1Anthropology, Hunter College of the City of New York, 2Anthropology, The Graduate Center of the City University of New York, 3New York Consortium in Evolutionary Primatology (NYCEP)
Friday All day, Plaza Level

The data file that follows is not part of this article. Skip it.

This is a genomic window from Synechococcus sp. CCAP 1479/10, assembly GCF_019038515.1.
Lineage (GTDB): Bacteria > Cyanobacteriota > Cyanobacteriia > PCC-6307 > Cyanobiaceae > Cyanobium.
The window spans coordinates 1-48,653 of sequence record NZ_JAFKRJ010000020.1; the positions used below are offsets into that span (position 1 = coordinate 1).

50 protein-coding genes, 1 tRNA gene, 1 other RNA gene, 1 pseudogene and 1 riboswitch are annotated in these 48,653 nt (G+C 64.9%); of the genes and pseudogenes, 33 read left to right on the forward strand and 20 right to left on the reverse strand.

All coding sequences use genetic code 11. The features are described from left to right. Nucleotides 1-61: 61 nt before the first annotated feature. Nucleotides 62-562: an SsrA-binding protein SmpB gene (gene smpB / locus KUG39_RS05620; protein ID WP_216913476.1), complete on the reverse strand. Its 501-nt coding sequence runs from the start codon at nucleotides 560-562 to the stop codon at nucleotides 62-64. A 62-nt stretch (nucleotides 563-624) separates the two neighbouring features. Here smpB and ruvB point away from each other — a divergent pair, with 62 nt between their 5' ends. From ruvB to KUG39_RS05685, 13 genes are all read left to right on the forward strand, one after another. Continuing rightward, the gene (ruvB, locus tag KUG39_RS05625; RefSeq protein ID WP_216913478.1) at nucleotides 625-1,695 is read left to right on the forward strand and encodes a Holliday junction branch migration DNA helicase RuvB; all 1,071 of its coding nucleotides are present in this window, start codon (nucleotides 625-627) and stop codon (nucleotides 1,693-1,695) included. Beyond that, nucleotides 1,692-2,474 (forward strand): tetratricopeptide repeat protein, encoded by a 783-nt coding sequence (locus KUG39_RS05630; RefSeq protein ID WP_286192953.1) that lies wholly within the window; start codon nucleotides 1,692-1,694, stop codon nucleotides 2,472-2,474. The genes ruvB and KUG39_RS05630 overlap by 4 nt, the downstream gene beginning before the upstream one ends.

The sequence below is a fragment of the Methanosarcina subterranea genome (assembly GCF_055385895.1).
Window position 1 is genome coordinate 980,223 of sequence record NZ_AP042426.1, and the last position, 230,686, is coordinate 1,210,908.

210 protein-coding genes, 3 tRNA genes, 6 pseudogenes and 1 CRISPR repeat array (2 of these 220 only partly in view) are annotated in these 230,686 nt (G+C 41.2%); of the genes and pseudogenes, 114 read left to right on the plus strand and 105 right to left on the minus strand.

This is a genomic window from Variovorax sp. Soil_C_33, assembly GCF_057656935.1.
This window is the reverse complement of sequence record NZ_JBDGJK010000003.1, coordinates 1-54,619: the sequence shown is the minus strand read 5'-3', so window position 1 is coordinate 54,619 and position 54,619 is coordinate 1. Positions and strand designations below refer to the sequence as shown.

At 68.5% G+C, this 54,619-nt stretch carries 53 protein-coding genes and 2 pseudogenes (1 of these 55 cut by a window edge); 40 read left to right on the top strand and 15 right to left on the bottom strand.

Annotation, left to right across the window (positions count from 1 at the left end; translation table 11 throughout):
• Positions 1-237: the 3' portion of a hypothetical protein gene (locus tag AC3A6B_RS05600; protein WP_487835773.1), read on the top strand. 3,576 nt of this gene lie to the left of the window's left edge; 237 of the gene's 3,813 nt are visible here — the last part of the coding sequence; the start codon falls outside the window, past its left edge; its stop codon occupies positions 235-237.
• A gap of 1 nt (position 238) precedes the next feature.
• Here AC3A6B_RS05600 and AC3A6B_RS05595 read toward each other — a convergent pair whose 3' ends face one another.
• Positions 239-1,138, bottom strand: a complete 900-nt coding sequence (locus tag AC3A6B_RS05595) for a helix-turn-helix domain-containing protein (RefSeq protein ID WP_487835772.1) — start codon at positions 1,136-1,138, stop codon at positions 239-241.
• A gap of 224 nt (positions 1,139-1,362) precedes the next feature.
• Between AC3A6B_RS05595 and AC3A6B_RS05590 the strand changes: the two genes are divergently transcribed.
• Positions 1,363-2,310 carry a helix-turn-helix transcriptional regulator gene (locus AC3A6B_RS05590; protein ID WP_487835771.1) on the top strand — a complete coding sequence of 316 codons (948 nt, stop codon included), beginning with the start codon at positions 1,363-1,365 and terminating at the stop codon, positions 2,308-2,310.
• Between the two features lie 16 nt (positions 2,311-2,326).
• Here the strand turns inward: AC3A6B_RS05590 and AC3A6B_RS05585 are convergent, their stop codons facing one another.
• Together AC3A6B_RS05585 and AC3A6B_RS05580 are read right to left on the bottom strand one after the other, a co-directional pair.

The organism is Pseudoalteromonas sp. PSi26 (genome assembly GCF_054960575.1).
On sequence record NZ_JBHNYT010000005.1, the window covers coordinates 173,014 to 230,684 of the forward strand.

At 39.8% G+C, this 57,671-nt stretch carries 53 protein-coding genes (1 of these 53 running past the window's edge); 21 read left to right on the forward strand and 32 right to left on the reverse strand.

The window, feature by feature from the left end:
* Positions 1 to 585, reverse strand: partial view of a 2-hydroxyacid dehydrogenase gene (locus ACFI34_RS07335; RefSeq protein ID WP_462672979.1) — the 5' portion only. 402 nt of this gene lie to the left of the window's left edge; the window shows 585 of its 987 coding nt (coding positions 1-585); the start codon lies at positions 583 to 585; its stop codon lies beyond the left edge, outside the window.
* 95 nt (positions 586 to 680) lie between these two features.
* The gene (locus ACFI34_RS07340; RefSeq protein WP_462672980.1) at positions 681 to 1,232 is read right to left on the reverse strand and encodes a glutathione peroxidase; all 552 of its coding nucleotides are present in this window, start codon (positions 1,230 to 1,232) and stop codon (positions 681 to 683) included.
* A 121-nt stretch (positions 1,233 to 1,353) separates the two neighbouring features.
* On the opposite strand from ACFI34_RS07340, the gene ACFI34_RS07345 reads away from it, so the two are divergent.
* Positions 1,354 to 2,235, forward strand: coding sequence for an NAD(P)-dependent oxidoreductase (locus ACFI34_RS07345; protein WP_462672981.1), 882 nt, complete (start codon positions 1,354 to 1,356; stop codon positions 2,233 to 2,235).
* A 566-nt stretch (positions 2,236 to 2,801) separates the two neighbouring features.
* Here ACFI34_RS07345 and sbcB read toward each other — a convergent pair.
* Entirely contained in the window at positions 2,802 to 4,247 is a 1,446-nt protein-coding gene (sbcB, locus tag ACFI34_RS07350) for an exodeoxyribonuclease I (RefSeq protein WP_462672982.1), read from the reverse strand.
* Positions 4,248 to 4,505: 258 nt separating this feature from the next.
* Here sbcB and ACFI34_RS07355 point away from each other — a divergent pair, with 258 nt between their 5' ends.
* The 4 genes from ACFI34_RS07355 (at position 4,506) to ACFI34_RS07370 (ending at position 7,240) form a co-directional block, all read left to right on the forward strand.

Hydrolyzable tannins (HT) and condensed tannins (CT) are high-molecular weight, polyphenolic compounds, and are the most common type of plant secondary metabolites. Studies have indicated they are a plant defense against herbivory because they can be toxic, are bitter tasting, and they bind dietary protein rendering it unavailable for digestion. We know little about how tannins differ intraspecifically within tree leaves in tropical climates. We selected seven tree species commonly consumed by black and white colobus (Colobus guereza) and red colobus monkeys (Procolobus rufomitratus), and examined them for HT and CT. For each tree species, we analyzed samples of young (YL) and mature leaves (ML) from at least 5 individual trees to assess how tannin levels vary intraspecifically according to crown layer, leaf maturity, and individual. It has been hypothesized that stress from increased light intensity may induce CT production in upper crown leaves, but we did not find this pattern (matched pairs test, p=0.997). Although studies have suggested that ML contain more tannins, we found that Celtis africana YL contained more CTs than did ML (matched pairs test, p=0.005), while in others there were no differences between YL and ML. Intraspecific variability in leaf HT and CT varied widely depending on individual tree sampled. For example, some trees had 10 times the amount of tannin as other individuals sampled in the same week. These results highlight the need for sampling from the same tree where monkeys are feeding and further investigations into the finer levels of primate food selection.